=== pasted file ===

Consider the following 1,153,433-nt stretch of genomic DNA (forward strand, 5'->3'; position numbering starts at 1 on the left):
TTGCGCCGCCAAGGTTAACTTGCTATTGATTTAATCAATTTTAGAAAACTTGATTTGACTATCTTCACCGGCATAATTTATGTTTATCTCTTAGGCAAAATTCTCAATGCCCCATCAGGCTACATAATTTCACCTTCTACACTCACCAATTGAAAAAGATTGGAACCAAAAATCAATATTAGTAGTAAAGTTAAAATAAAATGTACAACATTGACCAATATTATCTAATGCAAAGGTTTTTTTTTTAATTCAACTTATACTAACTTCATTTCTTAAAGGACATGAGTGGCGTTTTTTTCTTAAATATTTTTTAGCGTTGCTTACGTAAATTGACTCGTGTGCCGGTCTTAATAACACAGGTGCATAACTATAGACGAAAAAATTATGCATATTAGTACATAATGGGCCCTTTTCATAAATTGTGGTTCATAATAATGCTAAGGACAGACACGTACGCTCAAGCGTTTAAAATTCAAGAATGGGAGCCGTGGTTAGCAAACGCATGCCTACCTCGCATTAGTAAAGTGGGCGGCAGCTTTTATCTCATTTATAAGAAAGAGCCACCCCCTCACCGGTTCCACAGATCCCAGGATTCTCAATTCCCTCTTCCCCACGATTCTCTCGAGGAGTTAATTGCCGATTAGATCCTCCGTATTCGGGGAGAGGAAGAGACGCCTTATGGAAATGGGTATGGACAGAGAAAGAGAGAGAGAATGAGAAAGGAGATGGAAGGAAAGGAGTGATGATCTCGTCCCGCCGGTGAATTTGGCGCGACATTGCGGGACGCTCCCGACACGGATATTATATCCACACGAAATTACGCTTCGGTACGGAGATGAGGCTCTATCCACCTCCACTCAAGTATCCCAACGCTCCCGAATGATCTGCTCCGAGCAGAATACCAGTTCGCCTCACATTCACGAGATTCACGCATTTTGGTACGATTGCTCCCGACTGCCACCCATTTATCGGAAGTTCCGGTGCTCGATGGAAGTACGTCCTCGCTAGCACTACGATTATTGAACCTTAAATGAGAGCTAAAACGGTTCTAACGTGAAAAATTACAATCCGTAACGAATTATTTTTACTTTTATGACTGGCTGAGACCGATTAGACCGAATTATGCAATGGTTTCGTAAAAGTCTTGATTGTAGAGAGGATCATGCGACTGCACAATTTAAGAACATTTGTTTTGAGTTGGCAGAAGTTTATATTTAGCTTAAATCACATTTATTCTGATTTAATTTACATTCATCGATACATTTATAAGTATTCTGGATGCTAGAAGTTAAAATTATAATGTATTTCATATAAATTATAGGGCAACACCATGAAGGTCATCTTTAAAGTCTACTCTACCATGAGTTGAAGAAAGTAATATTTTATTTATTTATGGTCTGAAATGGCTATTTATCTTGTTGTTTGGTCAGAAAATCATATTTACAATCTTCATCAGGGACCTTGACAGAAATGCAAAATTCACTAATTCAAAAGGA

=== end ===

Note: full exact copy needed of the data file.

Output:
Consider the following 1,153,433-nt stretch of genomic DNA (forward strand, 5'->3'; position numbering starts at 1 on the left):
TTGCGCCGCCAAGGTTAACTTGCTATTGATTTAATCAATTTTAGAAAACTTGATTTGACTATCTTCACCGGCATAATTTATGTTTATCTCTTAGGCAAAATTCTCAATGCCCCATCAGGCTACATAATTTCACCTTCTACACTCACCAATTGAAAAAGATTGGAACCAAAAATCAATATTAGTAGTAAAGTTAAAATAAAATGTACAACATTGACCAATATTATCTAATGCAAAGGTTTTTTTTTTAATTCAACTTATACTAACTTCATTTCTTAAAGGACATGAGTGGCGTTTTTTTCTTAAATATTTTTTAGCGTTGCTTACGTAAATTGACTCGTGTGCCGGTCTTAATAACACAGGTGCATAACTATAGACGAAAAAATTATGCATATTAGTACATAATGGGCCCTTTTCATAAATTGTGGTTCATAATAATGCTAAGGACAGACACGTACGCTCAAGCGTTTAAAATTCAAGAATGGGAGCCGTGGTTAGCAAACGCATGCCTACCTCGCATTAGTAAAGTGGGCGGCAGCTTTTATCTCATTTATAAGAAAGAGCCACCCCCTCACCGGTTCCACAGATCCCAGGATTCTCAATTCCCTCTTCCCCACGATTCTCTCGAGGAGTTAATTGCCGATTAGATCCTCCGTATTCGGGGAGAGGAAGAGACGCCTTATGGAAATGGGTATGGACAGAGAAAGAGAGAGAGAATGAGAAAGGAGATGGAAGGAAAGGAGTGATGATCTCGTCCCGCCGGTGAATTTGGCGCGACATTGCGGGACGCTCCCGACACGGATATTATATCCACACGAAATTACGCTTCGGTACGGAGATGAGGCTCTATCCACCTCCACTCAAGTATCCCAACGCTCCCGAATGATCTGCTCCGAGCAGAATACCAGTTCGCCTCACATTCACGAGATTCACGCATTTTGGTACGATTGCTCCCGACTGCCACCCATTTATCGGAAGTTCCGGTGCTCGATGGAAGTACGTCCTCGCTAGCACTACGATTATTGAACCTTAAATGAGAGCTAAAACGGTTCTAACGTGAAAAATTACAATCCGTAACGAATTATTTTTACTTTTATGACTGGCTGAGACCGATTAGACCGAATTATGCAATGGTTTCGTAAAAGTCTTGATTGTAGAGAGGATCATGCGACTGCACAATTTAAGAACATTTGTTTTGAGTTGGCAGAAGTTTATATTTAGCTTAAATCACATTTATTCTGATTTAATTTACATTCATCGATACATTTATAAGTATTCTGGATGCTAGAAGTTAAAATTATAATGTATTTCATATAAATTATAGGGCAACACCATGAAGGTCATCTTTAAAGTCTACTCTACCATGAGTTGAAGAAAGTAATATTTTATTTATTTATGGTCTGAAATGGCTATTTATCTTGTTGTTTGGTCAGAAAATCATATTTACAATCTTCATCAGGGACCTTGACAGAAATGCAAAATTCACTAATTCAAAAGGA